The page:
One of the effects of the COVID-19 pandemic and lockdown is the disruption in terms of employment. July 2020, National Mobile Phone Survey by the Social Weather Stations (SWS) revealed some depressing numbers as adult unemployment reached 45.5%, a 28-point increase from their December 2019, survey prior to the onslaught of the coronavirus.
Official government data also paint a grim picture. The Philippine Statistics Authority (PSA) reported that for July 2020, the unemployment was at 10% which represented around 4.6 million Filipinos out of a job. This number was nearly double the 5.4% rate in the same period last year but lower than the record 17.7% in April. Surely, the gradual reopening of the economy helped in easing the unemployment rate.
While economic managers remain optimistic that the unemployment rate would further ease to 6%-8% next year with the economy expected to make a turn towards recovery, the fact is that many Filipinos have lost their source of income because of the pandemic. But as in many cases, challenges become opportunities. And I know Filipinos are resilient and persistent. No crisis or pandemic will bring down the Filipino spirit.
Unemployment has forced many Filipino workers to reinvent themselves and pursue career changes. Rather than try to regain their old jobs in the same field, many workers have decided to make a change in their careers. This is scary for many reasons.
One reason changing careers is frightful is the uncertainty and unpredictability of it all. What will I do? How can I succeed in a job I have no experience in? What if I fail? These doubts are perfectly natural of course. We all long for stability and the status quo. But in most cases, changes are good especially if the circumstances around you are changing. And I think this pandemic is a clear example of a tectonic shift that has unsettled us all.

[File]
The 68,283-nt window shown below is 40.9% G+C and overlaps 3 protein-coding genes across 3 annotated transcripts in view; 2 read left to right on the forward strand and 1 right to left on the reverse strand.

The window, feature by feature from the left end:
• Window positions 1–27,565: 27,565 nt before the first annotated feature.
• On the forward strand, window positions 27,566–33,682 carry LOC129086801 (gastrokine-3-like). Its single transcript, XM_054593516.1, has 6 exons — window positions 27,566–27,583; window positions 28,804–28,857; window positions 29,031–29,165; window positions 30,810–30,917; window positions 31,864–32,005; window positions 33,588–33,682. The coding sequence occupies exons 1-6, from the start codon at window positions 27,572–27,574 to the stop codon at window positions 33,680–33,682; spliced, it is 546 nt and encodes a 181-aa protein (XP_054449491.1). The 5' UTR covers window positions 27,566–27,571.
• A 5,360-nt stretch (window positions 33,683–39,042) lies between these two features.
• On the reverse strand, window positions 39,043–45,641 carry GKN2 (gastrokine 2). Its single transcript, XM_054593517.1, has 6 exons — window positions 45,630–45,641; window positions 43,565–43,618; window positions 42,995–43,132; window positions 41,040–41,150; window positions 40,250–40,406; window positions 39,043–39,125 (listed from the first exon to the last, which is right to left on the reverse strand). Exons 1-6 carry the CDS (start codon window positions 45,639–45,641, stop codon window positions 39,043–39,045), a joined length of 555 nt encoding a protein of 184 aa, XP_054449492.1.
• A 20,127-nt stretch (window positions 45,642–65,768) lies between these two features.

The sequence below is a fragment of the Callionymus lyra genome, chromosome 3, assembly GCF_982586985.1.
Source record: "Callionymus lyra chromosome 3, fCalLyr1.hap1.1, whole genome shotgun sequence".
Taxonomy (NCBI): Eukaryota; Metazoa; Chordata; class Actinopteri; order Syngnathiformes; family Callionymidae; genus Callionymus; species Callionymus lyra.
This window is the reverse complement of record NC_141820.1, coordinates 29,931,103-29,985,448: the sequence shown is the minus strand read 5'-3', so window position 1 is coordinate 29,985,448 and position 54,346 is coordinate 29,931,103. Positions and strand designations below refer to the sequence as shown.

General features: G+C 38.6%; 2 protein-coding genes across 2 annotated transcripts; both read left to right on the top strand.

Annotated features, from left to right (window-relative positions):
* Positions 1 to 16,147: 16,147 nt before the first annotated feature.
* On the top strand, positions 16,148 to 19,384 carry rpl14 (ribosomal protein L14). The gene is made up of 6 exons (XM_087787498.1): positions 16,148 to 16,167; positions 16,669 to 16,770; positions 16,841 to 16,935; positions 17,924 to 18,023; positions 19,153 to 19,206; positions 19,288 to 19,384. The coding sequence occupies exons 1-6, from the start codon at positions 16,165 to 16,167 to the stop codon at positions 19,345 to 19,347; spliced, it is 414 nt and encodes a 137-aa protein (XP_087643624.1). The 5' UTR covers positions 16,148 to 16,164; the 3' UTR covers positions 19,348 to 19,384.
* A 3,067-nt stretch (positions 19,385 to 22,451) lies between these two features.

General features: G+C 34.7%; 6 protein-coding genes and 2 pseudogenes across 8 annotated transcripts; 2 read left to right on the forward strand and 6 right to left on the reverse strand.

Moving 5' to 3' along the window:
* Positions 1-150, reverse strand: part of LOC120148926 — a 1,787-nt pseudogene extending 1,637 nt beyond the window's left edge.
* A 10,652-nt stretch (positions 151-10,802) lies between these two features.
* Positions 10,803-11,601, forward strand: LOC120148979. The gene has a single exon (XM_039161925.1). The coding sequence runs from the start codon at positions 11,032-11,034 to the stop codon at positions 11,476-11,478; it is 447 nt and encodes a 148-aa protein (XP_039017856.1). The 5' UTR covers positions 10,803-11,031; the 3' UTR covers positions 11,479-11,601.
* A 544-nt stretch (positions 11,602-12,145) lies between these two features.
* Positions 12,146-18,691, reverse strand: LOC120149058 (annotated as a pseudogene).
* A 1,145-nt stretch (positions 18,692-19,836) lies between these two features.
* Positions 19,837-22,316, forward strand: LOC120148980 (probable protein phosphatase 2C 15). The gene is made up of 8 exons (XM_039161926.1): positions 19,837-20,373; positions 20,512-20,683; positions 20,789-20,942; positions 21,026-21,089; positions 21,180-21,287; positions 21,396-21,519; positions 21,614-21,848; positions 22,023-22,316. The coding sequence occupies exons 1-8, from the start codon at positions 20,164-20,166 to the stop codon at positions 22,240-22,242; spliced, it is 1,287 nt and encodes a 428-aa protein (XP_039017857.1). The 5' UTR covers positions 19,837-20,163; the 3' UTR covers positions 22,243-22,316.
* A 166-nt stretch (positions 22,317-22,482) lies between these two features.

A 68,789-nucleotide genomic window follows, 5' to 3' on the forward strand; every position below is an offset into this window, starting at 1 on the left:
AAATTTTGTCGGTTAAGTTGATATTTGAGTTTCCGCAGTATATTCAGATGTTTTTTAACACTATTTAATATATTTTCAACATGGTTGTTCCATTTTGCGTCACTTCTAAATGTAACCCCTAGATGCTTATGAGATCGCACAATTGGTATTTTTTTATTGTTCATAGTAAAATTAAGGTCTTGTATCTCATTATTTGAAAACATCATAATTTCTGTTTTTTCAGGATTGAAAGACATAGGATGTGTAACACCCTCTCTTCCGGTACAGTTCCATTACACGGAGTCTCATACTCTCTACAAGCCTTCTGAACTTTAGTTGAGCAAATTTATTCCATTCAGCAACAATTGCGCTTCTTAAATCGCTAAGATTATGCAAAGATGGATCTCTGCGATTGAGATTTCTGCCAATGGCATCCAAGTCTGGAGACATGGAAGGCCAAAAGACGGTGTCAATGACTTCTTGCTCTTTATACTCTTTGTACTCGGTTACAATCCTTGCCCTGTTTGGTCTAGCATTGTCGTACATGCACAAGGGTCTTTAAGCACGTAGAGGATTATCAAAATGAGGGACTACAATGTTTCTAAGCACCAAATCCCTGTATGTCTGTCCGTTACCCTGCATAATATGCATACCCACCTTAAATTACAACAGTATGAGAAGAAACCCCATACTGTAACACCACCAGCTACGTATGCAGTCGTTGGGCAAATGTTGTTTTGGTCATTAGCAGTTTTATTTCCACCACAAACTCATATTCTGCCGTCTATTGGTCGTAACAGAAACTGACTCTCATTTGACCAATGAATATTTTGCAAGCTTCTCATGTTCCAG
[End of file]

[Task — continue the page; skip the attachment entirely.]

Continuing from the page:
I remember when I decided to shift my career from being an employee of an accounting firm to become an entrepreneur—I left my accounting post in SGV & Co. to deliver seafood to Makati offices. It was not a particularly difficult change to make since I had been an entrepreneur at a very young age. But the doubts were there. In my experience, the best way to erase these doubts is to go all in. Your success will be diminished if you dive into a new career halfheartedly.
Another reason a career shift is scary is it entails retooling and a change in perspective. This is especially true if one has been an employee for a long time. Acquiring new skills is difficult but also exciting. And you should embrace that feeling of learning a new skill or acquiring new ideas and concepts. Sometimes life throws us a wrinkle and we just need to make the most of it.
I am very impressed by how many Filipinos have negotiated career changes during the pandemic. I read about pilots and flight attendants shifting to selling food and other products, singers and other entertainers cooking food rather than composing songs, and, teachers frying and selling chickens rather than writing on blackboards.
But in particular, I am very happy about former employees turning to entrepreneurship to carve out a living amidst this time of uncertainty. It is a blessing in disguise, I believe, that will allow us to create a new corps of Filipino entrepreneurs. I also believe that these micro and small businesses will be one of the main drivers of our economic recovery.
Unemployment is painful, but it is not a death sentence. In fact, in many ways, it is an opportunity for renewal. It will allow you to refocus your passion and energy. Sometimes continuity masks our talents and hides other routes to a better life. This is your opportunity to take the road less traveled.